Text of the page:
- The Pentagon is pushing back its F-35 full-rate production decision by more than a year owing to issues with Joint Simulation Environment progress
- The facility is required to perform high-end threats that cannot be replicated in an open-air range
The Pentagon is delaying the full-rate production (FRP) decision for the Lockheed Martin F-35 Lightning II Joint Strike Fighter (JSF) owing to a lack of progress with the Joint Simulation Environment (JSE) that will test the aircraft against high-end threats that it cannot replicate on the range.
Ellen Lord, undersecretary of defense for Acquisition and Sustainment (A&S), told reporters on 18 October that this announcement means the FRP decision will not be made in December, as originally anticipated, but instead potentially in December 2020 or January 2021.
Dan Grazier, military fellow with the Project on Government Oversight (POGO) watchdog group in Washington, DC, told Jane's on 18 October that range restrictions prevent the F-35 from being tested against very high-end missions such as super dense, highly-integrated air defence networks. In theory, he said, the Pentagon should be able to replicate these missions in the simulator. Grazier said the Pentagon must have a properly functioning JSE to complete initial operational test and evaluation (IOT&E), which is required to properly inform the FRP decision.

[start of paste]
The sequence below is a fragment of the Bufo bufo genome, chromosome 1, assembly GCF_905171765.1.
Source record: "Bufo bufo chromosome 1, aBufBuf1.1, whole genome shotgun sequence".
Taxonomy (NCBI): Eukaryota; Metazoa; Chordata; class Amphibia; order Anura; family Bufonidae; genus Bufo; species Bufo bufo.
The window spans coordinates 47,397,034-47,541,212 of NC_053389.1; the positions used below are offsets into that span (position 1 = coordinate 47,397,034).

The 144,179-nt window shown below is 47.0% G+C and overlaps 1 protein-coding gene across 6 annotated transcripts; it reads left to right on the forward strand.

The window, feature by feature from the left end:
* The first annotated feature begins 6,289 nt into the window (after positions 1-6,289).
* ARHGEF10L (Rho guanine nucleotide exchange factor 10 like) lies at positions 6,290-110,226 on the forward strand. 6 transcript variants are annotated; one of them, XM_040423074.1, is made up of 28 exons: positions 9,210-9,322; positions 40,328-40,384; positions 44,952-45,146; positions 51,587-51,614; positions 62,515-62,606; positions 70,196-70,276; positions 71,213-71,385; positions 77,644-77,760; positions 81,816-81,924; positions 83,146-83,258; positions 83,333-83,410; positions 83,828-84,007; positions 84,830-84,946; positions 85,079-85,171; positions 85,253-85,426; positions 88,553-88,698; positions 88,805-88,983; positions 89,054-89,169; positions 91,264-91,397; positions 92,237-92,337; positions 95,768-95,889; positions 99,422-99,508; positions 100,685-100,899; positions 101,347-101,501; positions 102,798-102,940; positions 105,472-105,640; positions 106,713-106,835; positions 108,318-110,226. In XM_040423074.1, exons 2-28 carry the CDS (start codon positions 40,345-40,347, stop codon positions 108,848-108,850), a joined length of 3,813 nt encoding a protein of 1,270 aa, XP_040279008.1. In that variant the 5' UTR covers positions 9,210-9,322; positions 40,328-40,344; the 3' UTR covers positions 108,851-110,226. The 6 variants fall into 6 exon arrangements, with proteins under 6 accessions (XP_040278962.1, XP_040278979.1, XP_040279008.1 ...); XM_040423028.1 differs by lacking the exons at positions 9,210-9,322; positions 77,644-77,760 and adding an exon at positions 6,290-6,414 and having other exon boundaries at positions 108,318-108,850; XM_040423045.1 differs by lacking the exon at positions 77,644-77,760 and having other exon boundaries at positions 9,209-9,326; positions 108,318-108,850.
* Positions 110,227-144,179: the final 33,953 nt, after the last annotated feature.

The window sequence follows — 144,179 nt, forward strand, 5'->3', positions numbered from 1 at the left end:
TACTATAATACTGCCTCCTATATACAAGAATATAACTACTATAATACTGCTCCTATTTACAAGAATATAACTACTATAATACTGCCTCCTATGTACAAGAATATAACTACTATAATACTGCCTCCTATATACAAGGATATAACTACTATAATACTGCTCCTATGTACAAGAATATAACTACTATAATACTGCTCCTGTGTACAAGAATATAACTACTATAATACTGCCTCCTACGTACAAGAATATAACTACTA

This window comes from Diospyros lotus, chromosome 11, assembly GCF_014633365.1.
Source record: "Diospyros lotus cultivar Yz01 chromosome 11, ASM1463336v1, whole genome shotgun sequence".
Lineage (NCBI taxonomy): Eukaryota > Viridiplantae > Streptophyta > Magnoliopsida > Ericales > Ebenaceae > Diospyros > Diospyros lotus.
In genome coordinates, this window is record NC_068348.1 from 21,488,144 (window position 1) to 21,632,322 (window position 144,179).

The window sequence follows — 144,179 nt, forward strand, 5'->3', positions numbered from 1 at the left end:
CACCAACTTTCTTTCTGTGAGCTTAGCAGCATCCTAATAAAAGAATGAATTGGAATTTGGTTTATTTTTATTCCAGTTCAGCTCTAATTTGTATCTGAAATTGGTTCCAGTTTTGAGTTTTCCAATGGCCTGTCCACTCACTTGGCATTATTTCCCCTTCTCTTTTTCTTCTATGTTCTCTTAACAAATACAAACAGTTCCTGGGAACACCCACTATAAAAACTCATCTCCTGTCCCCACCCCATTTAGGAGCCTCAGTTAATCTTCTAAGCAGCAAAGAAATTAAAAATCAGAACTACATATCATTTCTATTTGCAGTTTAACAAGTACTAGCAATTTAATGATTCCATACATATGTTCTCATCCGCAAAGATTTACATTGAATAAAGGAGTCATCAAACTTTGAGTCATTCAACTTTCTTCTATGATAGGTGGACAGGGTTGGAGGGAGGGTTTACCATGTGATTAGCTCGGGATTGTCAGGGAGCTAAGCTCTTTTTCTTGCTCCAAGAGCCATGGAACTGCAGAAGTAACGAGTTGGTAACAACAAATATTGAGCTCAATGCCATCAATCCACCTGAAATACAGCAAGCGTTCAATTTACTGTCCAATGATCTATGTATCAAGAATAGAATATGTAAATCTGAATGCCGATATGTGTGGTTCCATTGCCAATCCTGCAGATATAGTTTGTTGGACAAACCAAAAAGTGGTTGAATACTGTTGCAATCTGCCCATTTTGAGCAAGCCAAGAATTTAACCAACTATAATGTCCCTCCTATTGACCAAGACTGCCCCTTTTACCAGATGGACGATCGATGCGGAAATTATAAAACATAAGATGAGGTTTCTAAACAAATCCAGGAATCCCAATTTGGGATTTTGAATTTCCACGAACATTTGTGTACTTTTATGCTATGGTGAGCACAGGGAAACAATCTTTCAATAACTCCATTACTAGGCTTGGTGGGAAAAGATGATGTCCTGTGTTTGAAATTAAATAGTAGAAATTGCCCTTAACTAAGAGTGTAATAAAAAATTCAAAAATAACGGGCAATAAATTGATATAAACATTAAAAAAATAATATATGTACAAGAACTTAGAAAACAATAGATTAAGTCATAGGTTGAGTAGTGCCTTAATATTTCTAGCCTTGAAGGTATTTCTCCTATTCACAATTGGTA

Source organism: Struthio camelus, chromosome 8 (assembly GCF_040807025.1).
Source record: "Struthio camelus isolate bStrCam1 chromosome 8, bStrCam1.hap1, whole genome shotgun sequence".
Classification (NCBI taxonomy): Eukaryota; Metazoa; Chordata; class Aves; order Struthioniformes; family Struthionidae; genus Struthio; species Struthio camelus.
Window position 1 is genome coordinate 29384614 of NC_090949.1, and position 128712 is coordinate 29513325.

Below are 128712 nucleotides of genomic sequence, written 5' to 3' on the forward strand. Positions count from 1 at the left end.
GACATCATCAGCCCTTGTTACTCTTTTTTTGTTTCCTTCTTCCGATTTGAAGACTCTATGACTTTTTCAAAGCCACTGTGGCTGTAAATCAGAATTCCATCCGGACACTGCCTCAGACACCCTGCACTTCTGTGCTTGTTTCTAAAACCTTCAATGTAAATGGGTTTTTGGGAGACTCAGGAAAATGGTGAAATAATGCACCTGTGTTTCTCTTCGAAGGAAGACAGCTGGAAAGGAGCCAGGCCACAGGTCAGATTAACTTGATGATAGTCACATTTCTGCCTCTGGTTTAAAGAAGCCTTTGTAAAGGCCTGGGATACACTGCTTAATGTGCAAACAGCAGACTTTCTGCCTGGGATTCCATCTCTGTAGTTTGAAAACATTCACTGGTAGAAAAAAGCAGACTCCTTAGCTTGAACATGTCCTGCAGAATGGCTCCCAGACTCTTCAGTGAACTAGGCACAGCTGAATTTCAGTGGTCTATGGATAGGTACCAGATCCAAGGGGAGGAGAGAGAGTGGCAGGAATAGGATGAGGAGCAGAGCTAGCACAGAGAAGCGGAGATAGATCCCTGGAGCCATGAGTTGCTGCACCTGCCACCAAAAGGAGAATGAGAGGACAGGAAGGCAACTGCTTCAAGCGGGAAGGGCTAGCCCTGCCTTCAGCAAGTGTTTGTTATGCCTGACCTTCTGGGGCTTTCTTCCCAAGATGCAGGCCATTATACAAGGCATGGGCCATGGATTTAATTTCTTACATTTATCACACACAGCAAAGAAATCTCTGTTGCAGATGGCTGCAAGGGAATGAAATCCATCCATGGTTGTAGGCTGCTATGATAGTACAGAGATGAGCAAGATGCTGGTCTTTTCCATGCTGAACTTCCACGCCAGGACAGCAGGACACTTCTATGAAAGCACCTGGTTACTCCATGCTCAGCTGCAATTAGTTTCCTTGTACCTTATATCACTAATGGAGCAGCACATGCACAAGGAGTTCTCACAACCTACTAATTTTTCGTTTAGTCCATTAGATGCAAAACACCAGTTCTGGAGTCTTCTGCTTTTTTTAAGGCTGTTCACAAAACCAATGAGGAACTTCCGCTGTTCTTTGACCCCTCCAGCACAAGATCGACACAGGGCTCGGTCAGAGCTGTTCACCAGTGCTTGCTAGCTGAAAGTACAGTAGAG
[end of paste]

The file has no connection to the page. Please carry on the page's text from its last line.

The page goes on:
There will be at least three JSE facilities. Grazier said the US Navy (USN) has been developing one at Naval Air Station Patuxent River, Maryland, for approximately three years. The US Air Force (USAF) is also planning on a pair of its own JSEs with groundbreaking for both facilities scheduled for May 2020. The first is a 21,988 sq m facility planned for Edwards Air Force Base in California, while the other 15,535 sq m facility will be located at Nellis Air Force Base in Nevada.
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